When people talk they breathe at the end of phrases (like using a "comma"). Excessive breathing while talking makes the speech sound "choppy" and uncontrolled not to mention physically uncomfortable for the person who is speaking and irritating for the person who is listening to it. Musicians breathe in phrases just like people breathe in speech. To breathe in phrases, the air taken into the body must be portioned out (not let out all at once) so that there is enough air to produce a beautiful sound on each note. In order to do that the places the player breathes in the music must be planned ahead of time. Using a car and gasoline as an example: If you plan a trip through the desert and you don't want to run out of gas, you plan where you will be filling up your gas tank. If you plan incorrectly you will run out of gas. Just as a car will "sputter" as it is running out of gas, so will the sound of the instrument as the player runs out of air because the air stream becomes uncontrolled and thus "choppy" sounding.
Articulation is how sounds are stopped and started. We articulate when we speak as we use our tongue to start certain sounds (consonances) behind our teeth to form words. Musical instruments are in a way imitations of the human voice; they also use articulation in production of their sounds. An example of a good articulated sound is when a triangle is struck. If the instrument is struck incorrectly, the result will be a vibration of sound that is weak (not pleasing to hear) but if it is struck correctly, the vibration will ring for a long period of time and create a beautiful tone. In recorder playing, separate individual sounds are started with the tongue softly (too hard produces sounds anywhere from harsh to squeaky) touching behind (not on) the upper teeth using a "dah" or "tah" tongue position. When playing in groups, instrumental performers playing the same parts need to articulate (and also breathe) the same way at the same time so the group can be heard by the audience as a single instrument.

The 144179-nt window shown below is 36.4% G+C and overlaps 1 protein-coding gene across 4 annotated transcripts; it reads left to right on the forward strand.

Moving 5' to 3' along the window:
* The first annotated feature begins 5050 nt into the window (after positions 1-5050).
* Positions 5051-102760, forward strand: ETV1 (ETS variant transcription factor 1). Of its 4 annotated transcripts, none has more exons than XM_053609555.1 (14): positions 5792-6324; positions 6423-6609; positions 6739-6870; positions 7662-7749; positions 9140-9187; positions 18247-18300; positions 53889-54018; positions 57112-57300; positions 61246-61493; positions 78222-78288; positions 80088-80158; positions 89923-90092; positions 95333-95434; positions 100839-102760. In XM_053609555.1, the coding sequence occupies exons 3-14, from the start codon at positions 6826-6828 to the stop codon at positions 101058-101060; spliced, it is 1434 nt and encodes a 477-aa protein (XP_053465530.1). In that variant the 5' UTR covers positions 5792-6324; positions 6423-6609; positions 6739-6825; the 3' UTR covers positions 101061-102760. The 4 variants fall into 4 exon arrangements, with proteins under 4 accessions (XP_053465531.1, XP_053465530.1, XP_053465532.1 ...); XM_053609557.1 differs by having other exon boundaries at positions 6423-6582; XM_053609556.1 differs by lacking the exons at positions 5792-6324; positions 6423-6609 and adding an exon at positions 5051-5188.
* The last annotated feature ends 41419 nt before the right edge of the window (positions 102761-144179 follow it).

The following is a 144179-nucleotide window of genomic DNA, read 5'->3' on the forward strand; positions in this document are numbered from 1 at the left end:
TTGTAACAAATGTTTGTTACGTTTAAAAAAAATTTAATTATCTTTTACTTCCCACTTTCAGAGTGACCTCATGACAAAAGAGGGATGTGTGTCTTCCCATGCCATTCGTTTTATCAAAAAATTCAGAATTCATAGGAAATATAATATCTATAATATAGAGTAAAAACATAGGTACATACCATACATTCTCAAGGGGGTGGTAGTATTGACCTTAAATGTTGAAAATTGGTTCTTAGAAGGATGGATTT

A recorder is a tube that sound waves go through. The longer the tube the lower it will sound. When holes are covered on the recorder, the size of the tube changes altering the pitch. In reality each different fingering combination is a different size tube so the instrument is actually many sized tubes all in one. If those different size tubes were separated and placed side by side they would like the different sized pipes in a pipe organ (only smaller of course).